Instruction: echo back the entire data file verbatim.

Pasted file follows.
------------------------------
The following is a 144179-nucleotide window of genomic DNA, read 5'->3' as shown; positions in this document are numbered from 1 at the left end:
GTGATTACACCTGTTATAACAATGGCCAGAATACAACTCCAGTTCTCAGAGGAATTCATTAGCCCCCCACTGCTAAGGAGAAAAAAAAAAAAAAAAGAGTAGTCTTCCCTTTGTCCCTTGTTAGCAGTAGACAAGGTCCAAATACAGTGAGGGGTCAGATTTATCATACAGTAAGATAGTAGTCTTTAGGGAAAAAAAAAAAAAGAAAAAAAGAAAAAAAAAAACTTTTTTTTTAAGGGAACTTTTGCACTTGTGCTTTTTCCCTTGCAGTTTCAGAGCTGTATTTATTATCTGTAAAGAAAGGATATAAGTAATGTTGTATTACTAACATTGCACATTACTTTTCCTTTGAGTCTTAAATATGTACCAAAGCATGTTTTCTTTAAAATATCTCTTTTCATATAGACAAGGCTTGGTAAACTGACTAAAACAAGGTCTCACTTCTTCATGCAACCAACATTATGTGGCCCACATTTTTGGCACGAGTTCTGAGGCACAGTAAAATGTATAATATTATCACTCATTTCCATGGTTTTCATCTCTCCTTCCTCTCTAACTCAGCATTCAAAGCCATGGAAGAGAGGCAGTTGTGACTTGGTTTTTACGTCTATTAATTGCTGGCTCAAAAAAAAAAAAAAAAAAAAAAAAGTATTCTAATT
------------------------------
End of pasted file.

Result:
The following is a 144179-nucleotide window of genomic DNA, read 5'->3' as shown; positions in this document are numbered from 1 at the left end:
GTGATTACACCTGTTATAACAATGGCCAGAATACAACTCCAGTTCTCAGAGGAATTCATTAGCCCCCCACTGCTAAGGAGAAAAAAAAAAAAAAAAGAGTAGTCTTCCCTTTGTCCCTTGTTAGCAGTAGACAAGGTCCAAATACAGTGAGGGGTCAGATTTATCATACAGTAAGATAGTAGTCTTTAGGGAAAAAAAAAAAAAGAAAAAAAGAAAAAAAAAAACTTTTTTTTTAAGGGAACTTTTGCACTTGTGCTTTTTCCCTTGCAGTTTCAGAGCTGTATTTATTATCTGTAAAGAAAGGATATAAGTAATGTTGTATTACTAACATTGCACATTACTTTTCCTTTGAGTCTTAAATATGTACCAAAGCATGTTTTCTTTAAAATATCTCTTTTCATATAGACAAGGCTTGGTAAACTGACTAAAACAAGGTCTCACTTCTTCATGCAACCAACATTATGTGGCCCACATTTTTGGCACGAGTTCTGAGGCACAGTAAAATGTATAATATTATCACTCATTTCCATGGTTTTCATCTCTCCTTCCTCTCTAACTCAGCATTCAAAGCCATGGAAGAGAGGCAGTTGTGACTTGGTTTTTACGTCTATTAATTGCTGGCTCAAAAAAAAAAAAAAAAAAAAAAAAGTATTCTAATT